View Full Version : Senate Rebuffs Obama, McCain on C-17s

10-01-2009, 03:24 PM
Senate Rebuffs Obama, McCain on C-17s
Associated Press | October 01, 2009
WASHINGTON - In a rebuff to both President Barack Obama and his former presidential opponent, Republican Sen. John McCain, the Senate on Wednesday rejected an effort to kill $2.5 billion for 10 new C-17 cargo jets and devote the money to military readiness accounts.

Although the Pentagon says its fleet of C-17s is large enough, the Senate voted 64-34 to keep the funding for the additional jets. While Obama has employed veto threats in his efforts to kill the F-22 fighter and the way-over-budget VH-71 presidential helicopter, he has not been as strongly opposed to the C-17.

The cargo jet has sweeping support in Congress and is being used in the Iraq and Afghanistan conflicts. The planes are assembled by The Boeing Co. in Long Beach, Calif., and its parts are made by subcontractors across the country.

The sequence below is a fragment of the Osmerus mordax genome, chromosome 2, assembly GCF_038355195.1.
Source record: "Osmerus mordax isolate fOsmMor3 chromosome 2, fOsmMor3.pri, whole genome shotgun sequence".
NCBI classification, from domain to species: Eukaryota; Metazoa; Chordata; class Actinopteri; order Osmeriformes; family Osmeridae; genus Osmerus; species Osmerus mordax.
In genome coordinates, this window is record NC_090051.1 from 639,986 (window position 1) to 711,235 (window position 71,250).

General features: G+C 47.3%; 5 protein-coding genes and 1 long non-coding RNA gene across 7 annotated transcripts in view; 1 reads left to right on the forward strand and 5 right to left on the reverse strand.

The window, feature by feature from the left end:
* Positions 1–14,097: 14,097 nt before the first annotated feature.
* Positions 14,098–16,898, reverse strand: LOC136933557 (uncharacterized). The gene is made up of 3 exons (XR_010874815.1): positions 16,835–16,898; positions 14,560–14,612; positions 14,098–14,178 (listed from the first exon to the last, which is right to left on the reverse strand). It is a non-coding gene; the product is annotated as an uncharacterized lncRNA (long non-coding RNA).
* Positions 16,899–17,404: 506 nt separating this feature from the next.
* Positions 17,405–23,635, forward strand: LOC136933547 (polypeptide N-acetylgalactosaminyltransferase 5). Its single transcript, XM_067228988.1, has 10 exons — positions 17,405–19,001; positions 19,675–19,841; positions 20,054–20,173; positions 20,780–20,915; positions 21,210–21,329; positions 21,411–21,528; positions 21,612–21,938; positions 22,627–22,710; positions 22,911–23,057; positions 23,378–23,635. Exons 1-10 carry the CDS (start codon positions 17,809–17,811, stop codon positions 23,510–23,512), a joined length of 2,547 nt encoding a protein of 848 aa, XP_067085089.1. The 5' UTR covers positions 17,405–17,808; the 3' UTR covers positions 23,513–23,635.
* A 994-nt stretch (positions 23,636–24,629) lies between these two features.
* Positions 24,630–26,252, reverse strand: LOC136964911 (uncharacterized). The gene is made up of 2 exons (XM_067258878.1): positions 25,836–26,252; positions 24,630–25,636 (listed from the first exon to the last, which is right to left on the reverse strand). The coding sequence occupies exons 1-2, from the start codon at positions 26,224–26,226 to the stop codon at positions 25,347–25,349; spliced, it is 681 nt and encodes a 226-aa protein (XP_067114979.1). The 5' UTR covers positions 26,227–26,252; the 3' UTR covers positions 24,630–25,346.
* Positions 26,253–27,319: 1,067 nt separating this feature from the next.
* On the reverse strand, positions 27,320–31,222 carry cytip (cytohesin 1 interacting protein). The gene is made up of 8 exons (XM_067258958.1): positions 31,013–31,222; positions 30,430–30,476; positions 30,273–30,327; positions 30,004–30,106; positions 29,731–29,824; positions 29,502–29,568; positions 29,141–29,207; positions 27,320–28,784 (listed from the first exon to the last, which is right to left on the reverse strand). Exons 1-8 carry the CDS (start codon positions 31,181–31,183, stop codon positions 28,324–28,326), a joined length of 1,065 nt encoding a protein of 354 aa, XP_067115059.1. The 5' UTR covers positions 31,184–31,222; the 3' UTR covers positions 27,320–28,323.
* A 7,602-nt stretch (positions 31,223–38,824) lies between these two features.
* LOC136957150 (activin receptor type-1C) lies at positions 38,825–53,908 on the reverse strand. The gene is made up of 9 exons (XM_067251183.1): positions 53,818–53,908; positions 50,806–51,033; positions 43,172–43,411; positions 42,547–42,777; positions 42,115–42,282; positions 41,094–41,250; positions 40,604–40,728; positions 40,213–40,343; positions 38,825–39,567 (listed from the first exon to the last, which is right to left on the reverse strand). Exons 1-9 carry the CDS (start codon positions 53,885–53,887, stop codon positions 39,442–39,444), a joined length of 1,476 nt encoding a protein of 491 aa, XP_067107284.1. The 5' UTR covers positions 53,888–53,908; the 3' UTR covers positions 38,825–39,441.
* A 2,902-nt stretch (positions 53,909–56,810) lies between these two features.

McCain said it was "really egregious" to take money from operations and maintenance accounts - they fund fuel, spare parts, training and military exercises or repair and replace equipment damaged in arduous conditions overseas - and devote the money for planes the Pentagon says it doesn't need.

McCain said the vote is a "defining moment" in Obama's presidency and warned that if the president doesn't veto the bill, he'll send a signal to the defense lobby that he can be steamrolled.

"We will be sending a signal to every lobbyist in this town - and there are thousands - that if you lobby hard enough and if you've got enough subcontractors, you can do anything," McCain said.

Obama wasn't willing to threaten a veto over the C-17, which lawmakers appear to have read as a green light to provide for the planes. Senators said the White House wasn't actively lobbying the vote - while confident Boeing lobbyists worked the vote in a reception room off the Senate floor.

The entire Democratic leadership opposed Obama on the vote. Sen. Chris Dodd, D-Conn., a proponent of the additional planes, said that the tempo of airlift operations justifies the additional planes and that the C-17 is replacing an aging fleet of C-5 planes. Engines for the C-17 are built in Connecticut by Pratt & Whitney

McCain needed 60 votes in the 100-member Senate to prevail since his amendment fell afoul of budget rules. He promised another vote aimed at stopping the additional planes on Thursday.